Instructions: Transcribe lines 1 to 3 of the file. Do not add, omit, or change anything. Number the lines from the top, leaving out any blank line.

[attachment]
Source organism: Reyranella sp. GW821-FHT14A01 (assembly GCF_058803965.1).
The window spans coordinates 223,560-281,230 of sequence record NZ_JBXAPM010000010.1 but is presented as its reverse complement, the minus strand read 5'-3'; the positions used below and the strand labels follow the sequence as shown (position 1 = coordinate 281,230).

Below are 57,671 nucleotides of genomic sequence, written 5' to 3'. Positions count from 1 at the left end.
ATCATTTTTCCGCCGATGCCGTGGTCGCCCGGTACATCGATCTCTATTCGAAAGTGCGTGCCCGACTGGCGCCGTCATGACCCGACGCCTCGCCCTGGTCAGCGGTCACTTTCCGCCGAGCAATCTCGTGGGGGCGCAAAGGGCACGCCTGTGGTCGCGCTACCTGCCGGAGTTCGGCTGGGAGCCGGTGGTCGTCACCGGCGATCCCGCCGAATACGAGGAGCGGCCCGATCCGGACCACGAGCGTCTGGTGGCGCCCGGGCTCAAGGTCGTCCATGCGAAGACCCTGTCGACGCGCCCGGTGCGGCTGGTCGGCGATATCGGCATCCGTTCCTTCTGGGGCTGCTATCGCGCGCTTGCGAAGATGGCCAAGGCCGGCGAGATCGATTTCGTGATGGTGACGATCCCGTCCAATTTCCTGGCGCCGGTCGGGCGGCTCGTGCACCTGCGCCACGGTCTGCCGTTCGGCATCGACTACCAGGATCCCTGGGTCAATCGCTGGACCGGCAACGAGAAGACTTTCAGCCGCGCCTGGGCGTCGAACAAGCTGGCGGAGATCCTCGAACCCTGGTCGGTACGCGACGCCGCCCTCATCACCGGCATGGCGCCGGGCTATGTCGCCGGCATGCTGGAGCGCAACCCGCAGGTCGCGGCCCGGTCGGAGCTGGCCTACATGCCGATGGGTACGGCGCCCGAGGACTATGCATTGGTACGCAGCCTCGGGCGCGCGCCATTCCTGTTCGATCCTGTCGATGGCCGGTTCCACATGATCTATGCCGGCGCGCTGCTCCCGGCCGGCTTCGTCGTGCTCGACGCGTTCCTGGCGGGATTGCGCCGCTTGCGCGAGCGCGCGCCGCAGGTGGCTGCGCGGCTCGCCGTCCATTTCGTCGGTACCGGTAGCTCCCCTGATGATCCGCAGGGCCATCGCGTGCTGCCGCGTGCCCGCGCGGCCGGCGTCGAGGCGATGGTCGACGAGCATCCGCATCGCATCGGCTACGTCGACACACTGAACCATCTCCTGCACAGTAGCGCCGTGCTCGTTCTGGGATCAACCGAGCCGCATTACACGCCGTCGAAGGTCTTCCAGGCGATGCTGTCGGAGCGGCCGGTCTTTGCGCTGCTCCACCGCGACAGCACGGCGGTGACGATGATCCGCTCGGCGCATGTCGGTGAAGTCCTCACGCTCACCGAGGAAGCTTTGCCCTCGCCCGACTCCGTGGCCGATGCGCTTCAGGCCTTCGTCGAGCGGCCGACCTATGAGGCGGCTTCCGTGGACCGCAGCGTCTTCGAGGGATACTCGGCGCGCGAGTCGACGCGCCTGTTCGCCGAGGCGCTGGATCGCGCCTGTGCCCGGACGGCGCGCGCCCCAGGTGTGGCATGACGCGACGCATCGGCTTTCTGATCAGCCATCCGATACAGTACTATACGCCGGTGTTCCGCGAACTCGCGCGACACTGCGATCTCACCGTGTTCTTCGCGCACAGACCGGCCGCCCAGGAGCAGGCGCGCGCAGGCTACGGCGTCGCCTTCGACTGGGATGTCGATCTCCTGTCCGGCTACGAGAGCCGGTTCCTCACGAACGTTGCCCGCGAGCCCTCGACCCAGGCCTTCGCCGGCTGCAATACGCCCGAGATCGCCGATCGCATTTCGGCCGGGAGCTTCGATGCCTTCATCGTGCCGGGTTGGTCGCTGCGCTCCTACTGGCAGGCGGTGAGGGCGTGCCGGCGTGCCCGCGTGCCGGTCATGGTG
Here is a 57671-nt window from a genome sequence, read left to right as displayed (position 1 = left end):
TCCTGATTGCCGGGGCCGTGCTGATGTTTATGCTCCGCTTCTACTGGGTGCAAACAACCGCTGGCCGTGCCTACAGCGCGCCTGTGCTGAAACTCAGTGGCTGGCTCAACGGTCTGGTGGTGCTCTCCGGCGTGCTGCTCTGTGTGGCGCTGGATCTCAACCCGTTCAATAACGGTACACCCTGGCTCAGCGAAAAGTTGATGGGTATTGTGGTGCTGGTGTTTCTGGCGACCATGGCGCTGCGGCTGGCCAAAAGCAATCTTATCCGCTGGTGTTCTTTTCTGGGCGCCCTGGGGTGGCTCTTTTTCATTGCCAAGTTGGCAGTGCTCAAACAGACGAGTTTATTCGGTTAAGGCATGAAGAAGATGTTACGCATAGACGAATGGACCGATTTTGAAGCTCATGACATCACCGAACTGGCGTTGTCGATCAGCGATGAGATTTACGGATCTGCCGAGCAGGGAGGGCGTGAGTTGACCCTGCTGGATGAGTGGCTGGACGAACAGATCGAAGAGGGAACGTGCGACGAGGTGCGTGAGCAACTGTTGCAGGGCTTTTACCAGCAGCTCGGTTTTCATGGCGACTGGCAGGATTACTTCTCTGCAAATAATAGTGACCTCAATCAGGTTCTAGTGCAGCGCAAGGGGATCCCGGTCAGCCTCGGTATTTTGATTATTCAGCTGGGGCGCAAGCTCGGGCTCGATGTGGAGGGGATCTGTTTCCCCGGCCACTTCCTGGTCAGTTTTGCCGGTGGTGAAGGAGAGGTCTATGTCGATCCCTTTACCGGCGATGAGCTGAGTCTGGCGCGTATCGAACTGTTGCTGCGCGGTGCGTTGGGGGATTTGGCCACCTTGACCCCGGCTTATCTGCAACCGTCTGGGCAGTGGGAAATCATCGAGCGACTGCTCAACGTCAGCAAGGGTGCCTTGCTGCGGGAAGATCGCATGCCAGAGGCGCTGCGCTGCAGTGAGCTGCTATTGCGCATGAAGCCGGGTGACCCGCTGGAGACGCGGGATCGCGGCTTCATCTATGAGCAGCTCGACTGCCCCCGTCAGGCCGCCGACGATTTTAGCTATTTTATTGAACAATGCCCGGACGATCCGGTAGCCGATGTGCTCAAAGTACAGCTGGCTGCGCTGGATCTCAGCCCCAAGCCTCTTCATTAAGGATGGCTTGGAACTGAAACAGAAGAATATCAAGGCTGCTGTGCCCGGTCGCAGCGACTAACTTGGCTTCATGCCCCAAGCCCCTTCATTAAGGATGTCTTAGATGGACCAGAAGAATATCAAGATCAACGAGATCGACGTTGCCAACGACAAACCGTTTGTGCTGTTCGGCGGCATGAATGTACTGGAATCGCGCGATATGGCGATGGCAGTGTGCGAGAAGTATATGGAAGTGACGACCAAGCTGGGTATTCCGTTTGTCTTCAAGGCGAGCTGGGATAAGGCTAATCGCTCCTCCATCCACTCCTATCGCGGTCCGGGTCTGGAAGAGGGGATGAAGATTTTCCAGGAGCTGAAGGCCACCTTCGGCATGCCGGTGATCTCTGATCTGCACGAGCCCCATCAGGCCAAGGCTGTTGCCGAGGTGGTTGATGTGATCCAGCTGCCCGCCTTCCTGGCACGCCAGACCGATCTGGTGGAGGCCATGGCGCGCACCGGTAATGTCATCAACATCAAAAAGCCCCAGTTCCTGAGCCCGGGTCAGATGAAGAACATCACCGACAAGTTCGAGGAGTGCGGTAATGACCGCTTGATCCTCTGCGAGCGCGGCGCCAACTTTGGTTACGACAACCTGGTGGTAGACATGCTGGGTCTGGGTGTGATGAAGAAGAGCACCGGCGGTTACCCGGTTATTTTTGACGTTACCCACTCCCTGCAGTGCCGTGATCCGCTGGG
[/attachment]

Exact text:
Source organism: Reyranella sp. GW821-FHT14A01 (assembly GCF_058803965.1).
The window spans coordinates 223,560-281,230 of sequence record NZ_JBXAPM010000010.1 but is presented as its reverse complement, the minus strand read 5'-3'; the positions used below and the strand labels follow the sequence as shown (position 1 = coordinate 281,230).

Below are 57,671 nucleotides of genomic sequence, written 5' to 3'. Positions count from 1 at the left end.